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In defence of Neanderthals

Cave dwellers wrongly labelled with 'inferiority' complex

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Neanderthal, according to Merriam-Webster: "A man who is stupid and rude."

In the pantheon of contemporary culture, few archetypes are more familiar than the dumb Neanderthal. Neanderthals, it is said, were hairy beasts -- more creature than man, more brutish than sentient, more nose than brain. They belonged to a cadre of smelly hunters who carried sticks, dwelled in caves and had less shame in their dress than Rihanna.

From H.G. Wells's 1921 short story The Grisly Folk to Pauly Shore's flick Encino Man, the caveman is maligned or made fun of left and right. It was this lack of critical faculties, the conventional narrative goes, that contributed to their demise 40,000 years ago.

"In the minds of the European anthropologists who first studied them, Neanderthals were the embodiment of primitive humans, subhumans if you will," Fred H. Smith, a physical anthropologist at Loyola University, told Smithsonian Magazine in 2003. "They were believed to be scavengers who made primitive tools and were incapable of language or symbolic thought."

New research suggests this is a profound misunderstanding of the Neanderthal.

According to a study recently published in Plos One that examined the 11 most common Neanderthal hypotheses, there is no evidence to support that Neanderthals were stupider than anatomically modern humans or such intellectual inferiority spurred their demise. In fact, the study said, inbreeding and assimilation may be the reason they vanished.

"The disappearance of the... Neanderthals is routinely explained in terms of 'superiority' of modern humans, who had developed in Africa the ability to evolve complex cultural traditions and had become equipped with cognitive capabilities which allowed them to expand globally and replace all others," stated the study, co-authored by researchers Paola Villa of the University of Boulder in Colorado and Wil Roebroeks of Leiden University in the Netherlands. Meanwhile, "inferiority... has been at the core of many explanations for the demise of the Neanderthals," they wrote.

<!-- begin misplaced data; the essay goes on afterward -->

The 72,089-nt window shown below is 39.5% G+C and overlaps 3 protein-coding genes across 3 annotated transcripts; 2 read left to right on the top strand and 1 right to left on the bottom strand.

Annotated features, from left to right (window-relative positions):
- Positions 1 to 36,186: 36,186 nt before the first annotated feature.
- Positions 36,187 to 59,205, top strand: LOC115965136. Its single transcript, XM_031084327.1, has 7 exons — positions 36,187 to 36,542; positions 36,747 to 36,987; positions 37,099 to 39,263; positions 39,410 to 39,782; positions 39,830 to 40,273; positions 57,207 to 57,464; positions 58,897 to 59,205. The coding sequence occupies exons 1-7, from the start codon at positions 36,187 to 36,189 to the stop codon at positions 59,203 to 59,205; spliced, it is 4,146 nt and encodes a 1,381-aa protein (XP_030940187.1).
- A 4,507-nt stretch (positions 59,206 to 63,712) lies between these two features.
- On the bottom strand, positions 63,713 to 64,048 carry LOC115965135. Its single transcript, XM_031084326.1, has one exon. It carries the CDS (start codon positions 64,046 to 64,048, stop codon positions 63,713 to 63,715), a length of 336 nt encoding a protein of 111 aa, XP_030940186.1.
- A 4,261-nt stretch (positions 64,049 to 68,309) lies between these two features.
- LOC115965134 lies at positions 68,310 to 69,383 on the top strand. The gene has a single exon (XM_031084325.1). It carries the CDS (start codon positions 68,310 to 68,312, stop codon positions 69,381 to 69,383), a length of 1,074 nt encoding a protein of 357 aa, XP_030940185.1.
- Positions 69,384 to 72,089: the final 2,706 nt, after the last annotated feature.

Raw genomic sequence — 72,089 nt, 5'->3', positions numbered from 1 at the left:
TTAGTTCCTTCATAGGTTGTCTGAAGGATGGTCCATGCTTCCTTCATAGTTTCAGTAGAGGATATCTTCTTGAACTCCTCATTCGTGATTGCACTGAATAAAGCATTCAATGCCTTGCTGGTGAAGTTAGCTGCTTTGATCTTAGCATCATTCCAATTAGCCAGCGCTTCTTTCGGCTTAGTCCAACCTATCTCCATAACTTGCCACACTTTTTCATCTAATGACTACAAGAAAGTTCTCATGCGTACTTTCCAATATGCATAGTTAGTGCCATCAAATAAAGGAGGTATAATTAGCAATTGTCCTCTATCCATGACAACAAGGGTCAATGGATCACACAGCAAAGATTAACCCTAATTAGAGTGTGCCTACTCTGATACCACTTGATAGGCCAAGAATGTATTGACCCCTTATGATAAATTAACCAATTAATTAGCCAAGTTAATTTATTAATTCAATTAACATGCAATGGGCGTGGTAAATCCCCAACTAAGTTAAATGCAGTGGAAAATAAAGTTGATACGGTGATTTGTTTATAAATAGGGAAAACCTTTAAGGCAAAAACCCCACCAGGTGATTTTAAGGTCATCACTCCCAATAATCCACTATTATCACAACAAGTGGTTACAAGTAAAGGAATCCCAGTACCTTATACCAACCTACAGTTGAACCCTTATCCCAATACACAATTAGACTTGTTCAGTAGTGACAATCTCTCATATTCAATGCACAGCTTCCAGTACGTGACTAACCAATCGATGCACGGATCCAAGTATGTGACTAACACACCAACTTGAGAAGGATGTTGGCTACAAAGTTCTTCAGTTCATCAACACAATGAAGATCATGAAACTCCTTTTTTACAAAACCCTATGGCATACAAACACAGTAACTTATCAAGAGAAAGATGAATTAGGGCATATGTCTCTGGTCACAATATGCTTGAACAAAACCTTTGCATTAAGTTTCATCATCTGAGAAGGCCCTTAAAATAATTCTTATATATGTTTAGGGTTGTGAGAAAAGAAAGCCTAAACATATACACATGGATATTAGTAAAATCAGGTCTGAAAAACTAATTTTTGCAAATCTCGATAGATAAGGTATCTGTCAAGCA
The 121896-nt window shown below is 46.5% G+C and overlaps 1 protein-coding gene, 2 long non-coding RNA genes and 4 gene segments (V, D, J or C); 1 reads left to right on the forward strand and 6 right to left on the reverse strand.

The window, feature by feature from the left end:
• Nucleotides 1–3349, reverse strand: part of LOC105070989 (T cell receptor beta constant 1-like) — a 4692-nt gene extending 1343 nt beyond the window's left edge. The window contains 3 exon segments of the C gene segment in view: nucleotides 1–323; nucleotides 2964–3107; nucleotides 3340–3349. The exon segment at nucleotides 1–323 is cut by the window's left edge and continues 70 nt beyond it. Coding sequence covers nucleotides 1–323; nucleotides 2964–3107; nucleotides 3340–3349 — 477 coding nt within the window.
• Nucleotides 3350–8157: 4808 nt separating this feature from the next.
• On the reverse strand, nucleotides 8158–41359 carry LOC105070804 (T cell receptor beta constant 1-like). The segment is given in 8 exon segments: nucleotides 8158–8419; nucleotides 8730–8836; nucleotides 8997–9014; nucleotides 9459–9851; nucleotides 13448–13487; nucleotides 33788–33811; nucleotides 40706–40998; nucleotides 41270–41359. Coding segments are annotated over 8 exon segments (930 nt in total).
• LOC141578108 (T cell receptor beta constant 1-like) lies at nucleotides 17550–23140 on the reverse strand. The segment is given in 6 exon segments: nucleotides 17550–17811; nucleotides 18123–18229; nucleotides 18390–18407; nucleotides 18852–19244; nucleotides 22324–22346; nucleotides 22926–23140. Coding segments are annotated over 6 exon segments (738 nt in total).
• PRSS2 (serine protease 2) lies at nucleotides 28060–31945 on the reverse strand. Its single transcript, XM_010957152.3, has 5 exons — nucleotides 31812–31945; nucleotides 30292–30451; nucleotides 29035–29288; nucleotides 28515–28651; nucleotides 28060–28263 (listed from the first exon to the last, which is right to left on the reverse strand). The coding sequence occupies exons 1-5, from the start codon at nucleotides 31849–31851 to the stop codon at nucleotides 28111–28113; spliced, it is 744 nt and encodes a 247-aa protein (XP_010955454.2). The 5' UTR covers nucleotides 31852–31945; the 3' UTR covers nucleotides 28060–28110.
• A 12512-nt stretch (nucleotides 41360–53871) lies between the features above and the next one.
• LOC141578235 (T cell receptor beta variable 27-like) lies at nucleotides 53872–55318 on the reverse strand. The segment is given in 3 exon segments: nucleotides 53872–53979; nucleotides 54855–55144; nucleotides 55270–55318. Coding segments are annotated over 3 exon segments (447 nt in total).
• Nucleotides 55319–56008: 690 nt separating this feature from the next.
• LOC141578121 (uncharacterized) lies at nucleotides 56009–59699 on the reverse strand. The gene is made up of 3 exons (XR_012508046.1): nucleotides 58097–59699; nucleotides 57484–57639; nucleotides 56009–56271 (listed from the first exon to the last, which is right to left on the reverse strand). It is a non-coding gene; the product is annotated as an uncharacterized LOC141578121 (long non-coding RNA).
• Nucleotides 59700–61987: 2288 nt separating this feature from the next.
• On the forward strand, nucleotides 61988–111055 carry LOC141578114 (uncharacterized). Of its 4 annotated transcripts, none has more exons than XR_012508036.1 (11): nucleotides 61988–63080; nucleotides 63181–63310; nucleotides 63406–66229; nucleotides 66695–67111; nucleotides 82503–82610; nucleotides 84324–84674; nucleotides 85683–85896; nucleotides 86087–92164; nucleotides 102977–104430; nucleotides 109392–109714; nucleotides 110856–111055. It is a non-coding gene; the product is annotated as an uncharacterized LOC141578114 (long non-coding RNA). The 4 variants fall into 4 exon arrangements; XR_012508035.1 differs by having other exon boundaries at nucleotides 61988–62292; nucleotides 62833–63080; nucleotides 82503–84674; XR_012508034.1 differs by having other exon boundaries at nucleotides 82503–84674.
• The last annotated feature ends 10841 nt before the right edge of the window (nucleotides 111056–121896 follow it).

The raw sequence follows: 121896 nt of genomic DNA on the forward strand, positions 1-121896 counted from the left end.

That presumption, which spurred countless studies, may be baseless. "The evidence for cognitive inferiority is simply not there," Villa said in a university press release. "What we are saying is that the conventional view of Neanderthals is not true."

Myth No. 1: Neanderthals couldn't plan. Researchers said that's false because evidence suggests hominids hunted in groups. In southwestern France, they were smart enough to herd hundreds of bison to their death by steering them into a sinkhole. Another Neanderthal site yielded five woolly rhinoceroses at the base of a deep ravine, indicating they could deploy complex hunting strategies.

Myth No. 2: Neanderthals were too stupid to fashion tools using adhesives like humans. According to the researchers, the Neanderthals did use a purified, distilled plant resin as an adhesive.

Neanderthals "were highly intelligent, able to adapt to a wide variety of ecological zones, and capable of developing highly functional tools to help them do so," explained Smith, who has researched the hominids, but wasn't involved with this research. "They were quite accomplished."

What's more, Neanderthals exhibited traces of culture, a barometer of intellect. At Neanderthal sites, researchers have uncovered ornaments and ocher, an earth pigment likely used for body painting.

Significance: Modern humans did pretty much the exact same thing in that era, suggesting there wasn't any intellectual chasm between us and them.

So why are Neanderthals so profoundly misunderstood? Why are they continually portrayed as a bumblers when, in fact, humans destined to be more advanced were doing much as they were back in the day?

The researchers said comparing Neanderthals to modern man is like comparing apples and oranges.

"Researchers were comparing Neanderthals not to their contemporaries on other continents, but to their successors," Villa told her university press office. "It would be like comparing the performance of Model T Fords, widely used in America and Europe in the early part of the last century, to the performance of a modern-day Ferrari and conclude that Henry Ford was cognitively inferior to Enzo Ferrari."


-- The Washington Post

Republished from the Winnipeg Free Press print edition June 14, 2014 D4

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